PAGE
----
Resignation of Virgil and Wyatt Earp as Deputy Marshals

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Resignation of Virgil and Wyatt Earp as Deputy Marshals  (1882) 
Virgil Earp and Wyatt Earp
Resignation of Virgil and Wyatt Earp as Deputy United States Marshals for southeast Arizona Territory, published in the Tombstone newspaper The Epitaph on February 2, 1882.[1]

Resignation of Virgil and Wyatt Earp as Deputy Marshals[edit]

Major C. P. Dake, United States Marshal, Grand Hotel, Tombstone- Dear Sir: In excerising out official functions as deputy United States marshals in this territory, we have endeavored always unflinchingly to perform the duties entrusted to us. These duties have been exacting and perilous in their character, having to be performed in a community where turbulence and violence could almost any moment be organized to thwart and risist the enforcement of the process of the court issued to bring criminals to justice. And while we have a dep sense of obligation to many of the citizens for their hearty cooperation in aiding us to suppress lawlessness, and their faith in our honesty of purpose, we realize that, notwithstanding out best efforts and judgement in everything which we have been required to perform, ther has arisen so much harsh criticism in relation to our operations, and such a persistent effort having been made to misrepresent and misinterpret out acts, we are led to the conclusion that, in order to convince the public that it is our sincere purpose to promote the public welfare, independent of any personal emolument or advantages to ourselves, it is our duty to place our resignations as deputy United States marshals in your hands, which we now do, thanking you for your continued courtesy and confidence in our integrity, and shall remain subject to your orders in the performance of any duties which may be assigned to us, only until our successors are appointed.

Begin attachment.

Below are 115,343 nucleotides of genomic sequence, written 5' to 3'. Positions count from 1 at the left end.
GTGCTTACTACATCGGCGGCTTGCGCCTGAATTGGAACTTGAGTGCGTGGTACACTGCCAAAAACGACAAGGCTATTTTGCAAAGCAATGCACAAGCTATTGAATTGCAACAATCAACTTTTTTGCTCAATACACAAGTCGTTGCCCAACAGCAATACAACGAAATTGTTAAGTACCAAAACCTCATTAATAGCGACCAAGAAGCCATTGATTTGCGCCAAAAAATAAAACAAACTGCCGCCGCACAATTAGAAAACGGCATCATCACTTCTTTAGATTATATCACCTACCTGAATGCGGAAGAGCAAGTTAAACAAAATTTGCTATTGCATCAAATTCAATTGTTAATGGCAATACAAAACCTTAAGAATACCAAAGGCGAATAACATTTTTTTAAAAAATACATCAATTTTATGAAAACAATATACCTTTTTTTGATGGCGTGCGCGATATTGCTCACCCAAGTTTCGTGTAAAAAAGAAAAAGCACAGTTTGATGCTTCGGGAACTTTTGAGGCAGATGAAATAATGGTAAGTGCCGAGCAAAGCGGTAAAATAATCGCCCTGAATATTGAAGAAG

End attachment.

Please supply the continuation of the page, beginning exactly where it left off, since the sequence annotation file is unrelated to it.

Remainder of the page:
Very respectfully yours,

Virgil W. Earp.

Wyatt S. Earp.

References[edit]

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